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ROCHESTER, Minn. — Researchers at Mayo Clinic used artificial intelligence (AI) to evaluate patients’ electrocardiograms (ECGs) in a targeted strategy to screen for atrial fibrillation, a common heart rhythm disorder. Atrial fibrillation is an irregular heartbeat that can lead to blood clots that may travel to the brain and cause a stroke, but it is largely underdiagnosed. In the digitally-enabled, decentralized study, AI identified new cases of atrial fibrillation that would not have come to clinical attention during routine care.
Earlier research had already developed an AI algorithm to identify patients with a high likelihood of previously unknown atrial fibrillation. The algorithm for detecting atrial fibrillation in normal sinus rhythm from an ECG is licensed to Anumana Inc., an AI-driven health technology company, by nference and Mayo Clinic.
"We believe that atrial fibrillation screening has great potential, but currently the yield is too low and the cost is too high to make widespread screening a reality," says Peter Noseworthy, M.D., a cardiac electrophysiologist at Mayo Clinic and lead author of the study. "This study demonstrates that an AI-ECG algorithm can help target screening to patients who are most likely to benefit."
The study enrolled 1,003 patients for continuous monitoring and used another 1,003 patients from usual care as real-world controls. The findings, published in The Lancet, showed that AI can indeed identify a subgroup of high-risk patients who would benefit more from further intensive heart monitoring to detect atrial fibrillation, supporting an AI-guided targeted screening strategy.
ECGs are commonly performed for a variety of diagnostics, but since atrial fibrillation can be fleeting, the chance of catching an episode on a single 10-second ECG tracing is low. Patients can undergo continuous or intermittent cardiac monitoring approaches that have higher detection rates, but they are too resource-intensive to apply to everyone and can be burdensome and expensive for patients.
This is where the AI-guided ECG may be useful. The AI algorithm can identify patients who, even though they are in normal rhythm on the day of the ECG, may have an increased risk of undetected episodes of atrial fibrillation at other times. Such patients can then undergo additional monitoring to confirm the diagnosis.
"Traditional screening programs select patients based on age (65 or older) or the presence of conditions such as high blood pressure. These approaches make sense because advanced age is one of the most important risk factors for atrial fibrillation. However, it is not feasible to repeatedly conduct intensive heart monitoring in more than 50 million older adults across the country," says Xiaoxi Yao, Ph.D., a health outcomes researcher in the Department of Cardiovascular Medicine and the Mayo Clinic Robert D. and Patricia E. Kern Center for the Science of Health Care Delivery. Dr. Yao is senior author of the study.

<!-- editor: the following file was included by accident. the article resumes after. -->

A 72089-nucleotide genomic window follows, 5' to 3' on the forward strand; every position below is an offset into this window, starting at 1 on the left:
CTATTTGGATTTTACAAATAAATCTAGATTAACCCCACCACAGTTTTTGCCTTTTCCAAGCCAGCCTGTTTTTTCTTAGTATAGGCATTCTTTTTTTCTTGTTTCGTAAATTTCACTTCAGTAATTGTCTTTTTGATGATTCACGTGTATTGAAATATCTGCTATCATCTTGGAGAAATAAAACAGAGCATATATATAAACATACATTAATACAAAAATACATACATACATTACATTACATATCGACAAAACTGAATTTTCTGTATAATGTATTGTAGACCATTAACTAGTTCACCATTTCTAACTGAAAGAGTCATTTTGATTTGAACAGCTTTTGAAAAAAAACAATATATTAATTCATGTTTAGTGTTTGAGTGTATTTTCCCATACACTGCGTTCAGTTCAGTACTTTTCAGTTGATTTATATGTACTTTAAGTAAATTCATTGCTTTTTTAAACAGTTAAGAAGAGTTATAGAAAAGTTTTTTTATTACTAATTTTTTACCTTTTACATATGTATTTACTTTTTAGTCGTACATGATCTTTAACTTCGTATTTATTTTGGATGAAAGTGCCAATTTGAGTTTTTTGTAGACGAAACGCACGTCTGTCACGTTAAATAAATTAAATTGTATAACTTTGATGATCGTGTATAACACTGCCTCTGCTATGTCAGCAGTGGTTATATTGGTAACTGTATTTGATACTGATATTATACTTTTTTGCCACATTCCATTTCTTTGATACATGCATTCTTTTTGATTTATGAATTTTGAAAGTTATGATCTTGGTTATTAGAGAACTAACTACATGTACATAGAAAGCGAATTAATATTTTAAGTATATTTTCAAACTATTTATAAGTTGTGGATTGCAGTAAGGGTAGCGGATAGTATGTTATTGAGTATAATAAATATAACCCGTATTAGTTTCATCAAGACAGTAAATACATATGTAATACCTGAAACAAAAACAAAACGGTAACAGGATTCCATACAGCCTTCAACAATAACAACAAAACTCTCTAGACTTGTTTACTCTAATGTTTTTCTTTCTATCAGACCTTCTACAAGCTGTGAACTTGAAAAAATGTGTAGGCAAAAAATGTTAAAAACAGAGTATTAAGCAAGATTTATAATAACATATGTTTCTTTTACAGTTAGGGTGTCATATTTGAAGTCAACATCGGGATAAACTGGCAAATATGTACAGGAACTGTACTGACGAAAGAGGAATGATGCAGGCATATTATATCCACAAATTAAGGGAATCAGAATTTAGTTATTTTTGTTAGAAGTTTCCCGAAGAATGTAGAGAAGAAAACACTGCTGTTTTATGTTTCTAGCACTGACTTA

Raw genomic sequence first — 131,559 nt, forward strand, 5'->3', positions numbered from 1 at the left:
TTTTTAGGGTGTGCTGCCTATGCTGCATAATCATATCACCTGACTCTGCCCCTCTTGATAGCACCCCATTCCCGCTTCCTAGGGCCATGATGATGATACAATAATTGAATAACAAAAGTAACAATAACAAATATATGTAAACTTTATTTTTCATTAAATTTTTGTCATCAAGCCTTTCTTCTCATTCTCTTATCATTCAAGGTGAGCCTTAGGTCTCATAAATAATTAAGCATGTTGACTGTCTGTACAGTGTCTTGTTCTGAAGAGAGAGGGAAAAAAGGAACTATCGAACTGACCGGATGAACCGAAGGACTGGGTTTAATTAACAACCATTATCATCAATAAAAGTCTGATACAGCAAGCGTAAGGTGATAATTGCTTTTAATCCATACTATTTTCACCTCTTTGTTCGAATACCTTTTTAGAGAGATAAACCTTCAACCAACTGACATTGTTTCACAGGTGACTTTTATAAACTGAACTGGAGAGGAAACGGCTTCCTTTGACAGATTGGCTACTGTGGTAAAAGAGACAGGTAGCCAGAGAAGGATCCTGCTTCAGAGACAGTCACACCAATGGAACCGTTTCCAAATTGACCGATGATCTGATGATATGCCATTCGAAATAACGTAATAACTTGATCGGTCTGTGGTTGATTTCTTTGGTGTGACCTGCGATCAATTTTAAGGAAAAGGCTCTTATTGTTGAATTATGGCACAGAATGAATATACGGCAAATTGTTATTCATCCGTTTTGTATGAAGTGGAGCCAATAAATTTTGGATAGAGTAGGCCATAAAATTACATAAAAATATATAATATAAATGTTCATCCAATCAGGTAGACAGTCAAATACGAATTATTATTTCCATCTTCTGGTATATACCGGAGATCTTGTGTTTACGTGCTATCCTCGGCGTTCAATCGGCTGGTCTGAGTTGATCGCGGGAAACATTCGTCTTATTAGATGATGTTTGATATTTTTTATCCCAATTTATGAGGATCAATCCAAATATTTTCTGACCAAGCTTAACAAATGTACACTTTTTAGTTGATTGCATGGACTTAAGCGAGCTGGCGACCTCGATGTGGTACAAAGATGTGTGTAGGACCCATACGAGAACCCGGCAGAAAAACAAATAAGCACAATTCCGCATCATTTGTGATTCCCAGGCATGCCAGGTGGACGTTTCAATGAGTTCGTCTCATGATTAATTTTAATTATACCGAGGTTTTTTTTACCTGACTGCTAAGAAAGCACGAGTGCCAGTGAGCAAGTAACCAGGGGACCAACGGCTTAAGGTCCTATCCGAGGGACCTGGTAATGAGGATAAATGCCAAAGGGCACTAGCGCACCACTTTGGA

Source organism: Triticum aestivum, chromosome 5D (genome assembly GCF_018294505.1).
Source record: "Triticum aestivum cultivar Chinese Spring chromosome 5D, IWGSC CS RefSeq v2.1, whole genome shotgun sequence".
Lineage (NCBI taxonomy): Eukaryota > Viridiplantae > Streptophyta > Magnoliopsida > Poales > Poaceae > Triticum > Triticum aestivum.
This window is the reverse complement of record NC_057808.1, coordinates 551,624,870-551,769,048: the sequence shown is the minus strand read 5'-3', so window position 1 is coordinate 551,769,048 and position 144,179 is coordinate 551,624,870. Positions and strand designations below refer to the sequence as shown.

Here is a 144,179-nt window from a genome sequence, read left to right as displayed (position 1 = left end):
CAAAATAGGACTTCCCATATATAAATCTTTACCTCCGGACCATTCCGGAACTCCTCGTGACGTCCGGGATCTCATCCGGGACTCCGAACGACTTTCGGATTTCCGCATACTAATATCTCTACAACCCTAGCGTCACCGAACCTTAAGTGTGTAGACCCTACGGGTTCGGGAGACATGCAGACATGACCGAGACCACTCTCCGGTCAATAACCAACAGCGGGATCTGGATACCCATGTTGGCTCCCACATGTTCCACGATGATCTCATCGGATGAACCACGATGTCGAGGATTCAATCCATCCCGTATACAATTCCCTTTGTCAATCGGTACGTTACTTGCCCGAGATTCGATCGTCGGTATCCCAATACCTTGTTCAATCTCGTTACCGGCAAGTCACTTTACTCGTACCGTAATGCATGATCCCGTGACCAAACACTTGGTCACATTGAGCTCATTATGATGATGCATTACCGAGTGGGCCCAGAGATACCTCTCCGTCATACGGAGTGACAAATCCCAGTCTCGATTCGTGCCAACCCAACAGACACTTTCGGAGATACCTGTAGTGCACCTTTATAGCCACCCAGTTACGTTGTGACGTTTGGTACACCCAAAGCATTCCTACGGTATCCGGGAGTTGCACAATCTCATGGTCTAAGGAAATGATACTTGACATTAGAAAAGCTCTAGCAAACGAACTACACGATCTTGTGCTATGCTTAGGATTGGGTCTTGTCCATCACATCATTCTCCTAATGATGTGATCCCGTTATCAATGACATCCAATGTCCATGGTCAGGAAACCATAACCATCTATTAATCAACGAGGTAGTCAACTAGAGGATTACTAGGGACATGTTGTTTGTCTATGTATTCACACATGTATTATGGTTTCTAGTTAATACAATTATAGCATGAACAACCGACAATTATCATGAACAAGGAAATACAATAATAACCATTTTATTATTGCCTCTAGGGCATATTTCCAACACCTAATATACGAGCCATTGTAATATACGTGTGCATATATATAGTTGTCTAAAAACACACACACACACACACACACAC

"The study shows that an AI algorithm can select a subgroup of older adults who might benefit more from intensive monitoring. If this new strategy is broadly implemented, it could reduce undiagnosed atrial fibrillation, and prevent stroke and death in millions of patients across the globe," says Dr. Yao.
The next step in this research will be a multicenter hybrid trial focused on the effectiveness of implementing the AI-ECG workflow in diverse clinical settings and patient populations.
"We hope that this approach will be particularly valuable in resource-constrained environments where the rate of undetected atrial fibrillation may be particularly high, and resources to detect it may be limited. However, more work is needed to overcome barriers to implementation, and further studies must evaluate targeted screening strategies in these environments," says Dr. Noseworthy.
"Now that we have demonstrated that AI-driven atrial fibrillation screening is possible, we will also need to show that patients with screen-detected atrial fibrillation benefit from treatment to prevent stroke," says Dr. Noseworthy, "Our ultimate goal is to prevent strokes. I believe the current study has brought us one step closer."
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